For nearly 50 years, the artificial urinary sphincter (AUS) has been widely accepted as the gold standard treatment for male stress urinary incontinence (SUI) treatment. While the long-term efficacy and patient satisfaction have been well demonstrated, many AUS patients eventually require reoperation for recurrent or persistent incontinence (1-8). Traditionally, urethral subcuff atrophy has been established as the leading reason for AUS revision (2,3,9,10).
Since the introduction of the 3.5 cm AUS cuff to the U.S. market in 2010, precise cuff sizing has been suggested to reduce revisions due to spongiosal atrophy (11). The availability of the smaller cuff theoretically prevents ongoing leakage due to improper cuff sizing in men with small urethras. We investigated our high volume experience with AUS revision and replacement procedures to identify the most common causes of recurrent incontinence over the past decade.
We retrospectively reviewed our tertiary referral center database of male AUS procedures performed by a single surgeon from 2007–2019. Men undergoing AUS revision or replacement surgeries were included; those without documented follow-up or with prior AUS cuff erosions were excluded. The need for AUS revision/replacement and device failure was identified in clinic. AUS cuff sizes and reasons for reoperation were recorded based on intraoperative findings and cystoscopy. Patient demographics, comorbidities, and relevant clinic visits were reviewed (Table 1).
Cases were stratified by cuff size of the initial AUS system (3.5 vs. ≥4.0 cm). Reasons for reoperation were determined by operative note review by year of revision amongst four three-year periods from 2008–2019. This analysis was intended to examine the changing trends across time in reasons for AUS failure spanning the years before and after the introduction of the 3.5 cm cuff in 2010. Urethral atrophy was recorded when there was no known fluid loss of the system and placement of a smaller cuff size resolved the inadequate cuff coaptation. No tandem cuff procedures were performed during this cohort.
Mechanical device failure was established by intraoperative device interrogation. In cases of suspected system leak, device components were systematically injected with saline and/or aspirated to assess component integrity. In cases of suspected PRB herniation, herniated balloons were palpable in the groin area and otherwise intact without evidence of fluid loss. Intraoperative cystoscopic improvement of sphincter coaptation was confirmed during application of manual pressure to the intact herniated balloon.
Reasons for reoperation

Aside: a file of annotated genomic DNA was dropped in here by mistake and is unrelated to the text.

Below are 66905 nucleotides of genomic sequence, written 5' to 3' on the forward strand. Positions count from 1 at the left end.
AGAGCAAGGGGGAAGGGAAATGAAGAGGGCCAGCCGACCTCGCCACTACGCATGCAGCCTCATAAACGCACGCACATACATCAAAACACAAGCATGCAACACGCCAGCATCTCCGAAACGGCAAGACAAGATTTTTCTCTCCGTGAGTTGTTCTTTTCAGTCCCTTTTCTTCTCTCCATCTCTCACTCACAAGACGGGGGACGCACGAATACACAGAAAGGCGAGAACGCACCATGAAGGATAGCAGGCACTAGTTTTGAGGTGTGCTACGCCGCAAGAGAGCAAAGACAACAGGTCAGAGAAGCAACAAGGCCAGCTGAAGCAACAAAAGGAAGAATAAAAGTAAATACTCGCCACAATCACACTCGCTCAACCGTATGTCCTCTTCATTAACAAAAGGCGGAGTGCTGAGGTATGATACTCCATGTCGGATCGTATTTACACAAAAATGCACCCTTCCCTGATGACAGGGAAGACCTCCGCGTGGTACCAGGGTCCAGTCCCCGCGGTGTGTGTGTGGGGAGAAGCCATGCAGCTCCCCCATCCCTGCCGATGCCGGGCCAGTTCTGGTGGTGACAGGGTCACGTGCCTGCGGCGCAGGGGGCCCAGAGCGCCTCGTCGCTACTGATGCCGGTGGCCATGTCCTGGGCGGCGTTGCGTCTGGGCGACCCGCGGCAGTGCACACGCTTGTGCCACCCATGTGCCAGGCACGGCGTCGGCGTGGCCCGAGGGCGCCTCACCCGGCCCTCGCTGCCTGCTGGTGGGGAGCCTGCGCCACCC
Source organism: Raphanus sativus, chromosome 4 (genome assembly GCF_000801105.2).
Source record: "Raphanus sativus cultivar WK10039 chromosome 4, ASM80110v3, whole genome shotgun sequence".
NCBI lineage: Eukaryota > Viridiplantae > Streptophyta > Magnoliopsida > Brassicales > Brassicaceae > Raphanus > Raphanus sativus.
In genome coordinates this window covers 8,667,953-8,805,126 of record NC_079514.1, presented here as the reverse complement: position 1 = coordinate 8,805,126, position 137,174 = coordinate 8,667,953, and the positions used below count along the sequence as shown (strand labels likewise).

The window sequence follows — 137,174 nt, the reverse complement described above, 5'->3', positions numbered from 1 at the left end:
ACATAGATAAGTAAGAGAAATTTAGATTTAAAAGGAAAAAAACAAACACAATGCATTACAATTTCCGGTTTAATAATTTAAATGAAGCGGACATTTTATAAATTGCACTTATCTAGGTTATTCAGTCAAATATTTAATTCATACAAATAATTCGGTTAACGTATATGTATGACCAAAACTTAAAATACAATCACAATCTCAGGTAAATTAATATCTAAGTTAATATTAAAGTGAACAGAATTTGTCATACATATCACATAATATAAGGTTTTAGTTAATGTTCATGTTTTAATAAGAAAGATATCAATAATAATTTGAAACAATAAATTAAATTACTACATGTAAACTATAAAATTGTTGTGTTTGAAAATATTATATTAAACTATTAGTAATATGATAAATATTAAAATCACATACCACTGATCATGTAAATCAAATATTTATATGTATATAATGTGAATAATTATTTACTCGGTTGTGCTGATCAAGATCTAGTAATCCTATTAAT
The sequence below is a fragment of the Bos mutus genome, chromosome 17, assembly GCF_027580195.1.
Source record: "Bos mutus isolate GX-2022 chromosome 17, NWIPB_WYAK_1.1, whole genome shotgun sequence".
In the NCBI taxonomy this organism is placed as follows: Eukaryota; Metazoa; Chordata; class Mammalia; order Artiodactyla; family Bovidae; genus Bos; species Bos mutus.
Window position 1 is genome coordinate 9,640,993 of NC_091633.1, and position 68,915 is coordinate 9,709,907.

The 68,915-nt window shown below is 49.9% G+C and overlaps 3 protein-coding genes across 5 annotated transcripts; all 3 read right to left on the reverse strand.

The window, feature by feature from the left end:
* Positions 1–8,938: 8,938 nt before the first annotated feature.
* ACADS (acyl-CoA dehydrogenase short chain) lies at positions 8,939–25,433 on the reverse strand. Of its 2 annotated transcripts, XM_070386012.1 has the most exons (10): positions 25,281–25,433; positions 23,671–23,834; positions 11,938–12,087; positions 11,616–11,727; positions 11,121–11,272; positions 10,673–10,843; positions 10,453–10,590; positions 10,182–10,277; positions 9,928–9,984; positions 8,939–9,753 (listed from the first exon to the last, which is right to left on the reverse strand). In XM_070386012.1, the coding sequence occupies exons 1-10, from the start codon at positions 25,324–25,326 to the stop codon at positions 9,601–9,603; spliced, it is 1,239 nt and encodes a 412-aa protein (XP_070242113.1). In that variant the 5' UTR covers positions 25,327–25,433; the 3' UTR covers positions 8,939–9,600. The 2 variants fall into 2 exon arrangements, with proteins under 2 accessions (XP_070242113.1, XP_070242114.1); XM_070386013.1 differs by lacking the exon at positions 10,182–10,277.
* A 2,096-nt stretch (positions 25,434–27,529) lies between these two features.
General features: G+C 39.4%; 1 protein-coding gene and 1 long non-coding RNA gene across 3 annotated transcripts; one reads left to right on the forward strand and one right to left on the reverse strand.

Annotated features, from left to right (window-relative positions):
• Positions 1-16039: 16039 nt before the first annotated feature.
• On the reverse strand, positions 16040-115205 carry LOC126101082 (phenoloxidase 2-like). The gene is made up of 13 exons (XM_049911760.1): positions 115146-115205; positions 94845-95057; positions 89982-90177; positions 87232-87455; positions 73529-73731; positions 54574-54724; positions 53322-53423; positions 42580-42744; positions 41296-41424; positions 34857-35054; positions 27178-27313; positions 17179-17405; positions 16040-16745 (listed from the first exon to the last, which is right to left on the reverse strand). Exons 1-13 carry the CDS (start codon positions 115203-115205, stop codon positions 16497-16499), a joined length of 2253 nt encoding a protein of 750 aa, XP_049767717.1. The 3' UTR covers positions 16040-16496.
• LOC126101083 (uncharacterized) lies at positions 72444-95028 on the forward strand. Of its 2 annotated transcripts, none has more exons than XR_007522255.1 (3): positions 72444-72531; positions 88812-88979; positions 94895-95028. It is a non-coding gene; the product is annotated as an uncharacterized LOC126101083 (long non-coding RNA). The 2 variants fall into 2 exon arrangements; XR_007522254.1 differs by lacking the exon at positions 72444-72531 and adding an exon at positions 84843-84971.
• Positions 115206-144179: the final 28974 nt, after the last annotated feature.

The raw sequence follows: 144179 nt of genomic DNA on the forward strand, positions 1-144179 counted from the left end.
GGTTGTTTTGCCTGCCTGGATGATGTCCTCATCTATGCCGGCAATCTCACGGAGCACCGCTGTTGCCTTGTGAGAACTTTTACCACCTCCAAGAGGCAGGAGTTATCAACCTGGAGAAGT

From a series of 714 AUS procedures at our center from 2007–2019, 177 revision or replacement procedures were identified, with 137 meeting inclusion criteria [mean age 71.7 years, median follow-up 52.7 months (IQR 22.3–94.6 months)] (Table 1). Mechanical failure was the leading reason for reoperation (95/137, 69.3%). Urethral atrophy was cited as the reason for revision in only 8.0% (11/137) of cases.
PRB failure was the single most common reason for revision (47/95, 49.5%), followed by cuff failure due to cuff leak or defect (23/95, 24.2%). Of the revisions/replacements attributed to PRB failure, 48.9% (23/47) were due to PRB leak or fluid loss, and 25.5% (12/47) were due to PRB herniation. Failure of the AUS pump or tubing was the reason for reoperation in 8.0% (11/137) of cases. The reason for device failure or recurrent incontinence was unknown in 6.6% (9/137) of cases.
For the cases with available data on date of primary AUS placement (92%), median time to AUS revision or replacement surgery from the date of immediate prior AUS placement was 18.4 months (IQR 6.1–48.1 months). The mean time to revision was longest for reoperation due to urethral atrophy (42.0 months) compared to PRB failure (27.0 months), cuff failure (37.7 months), and pump failure (15.7 months). Of revisions performed from 2008–2010 in our cohort, 33.3% were cited as due to urethral atrophy, while the incidence of atrophy decreased to 4.3%, 5.45%, and 2.4% amongst revisions performed in 2011–2013, 2014–2016, and 2017–2019, respectively. Revisions due to PRB failure made up 5.56% of AUS revisions performed from 2008–2010, and increased to account for 34.8%, 38.2%, and 41.5% of revisions performed in 2011–2013, 2014–2016, and 2017–2019, respectively (Figure 1).
3.5 vs. ≥4.0 cm cuff systems
Of the 137 revision surgeries, 51 (37.2%) involved previously placed 3.5 cm cuff AUS systems [median follow-up 54.2 months (IQR 28.4–90.4 months)], and 86 (62.8%) were on previously placed ≥4.0 cm cuff AUS systems [median follow-up 52.7 months (IQR 13.6–95.7)]. No tandem cuffs were placed at the time of AUS revision/replacement. Fewer reoperations occurred due to urethral atrophy in the 3.5 cm cuff group (1/51, 2.0%) compared to the ≥4.0 cm cuff group (10/86, 11.6%, P=0.05) (Figure 2). PRB failure was the leading reason for reoperation for both the 3.5 cm cuff group (20/51, 39.2%) and the ≥4.0 cm cuff group (27/86, 31.4%). There were no other significant differences between the two groups regarding the number of AUS failures attributed to a certain cause (Table 2).
Urethral atrophy revisited
Although AUS placement still represents the gold standard for male SUI, it is a delicate system prone to revision or complete replacement for recurrent SUI. Urethral atrophy has traditionally been cited as the most common cause of device failure, accounting for more than half of AUS reoperation cases in multiple series over the past three decades (3,9,10). Long-term compression of the urethra by the AUS cuff has been proposed to cause ischemia of the corpus spongiosum, thus leading to inadequate coaptation within the cuff (3). Decreased urethral circumference has been associated with prostate cancer treatments including radiation and radical prostatectomy (12). Recent investigators propose that the atrophic urethra may further be compressed by a fibrotic psuedocapsule sheath developing on the inner surface of the cuff (13,14).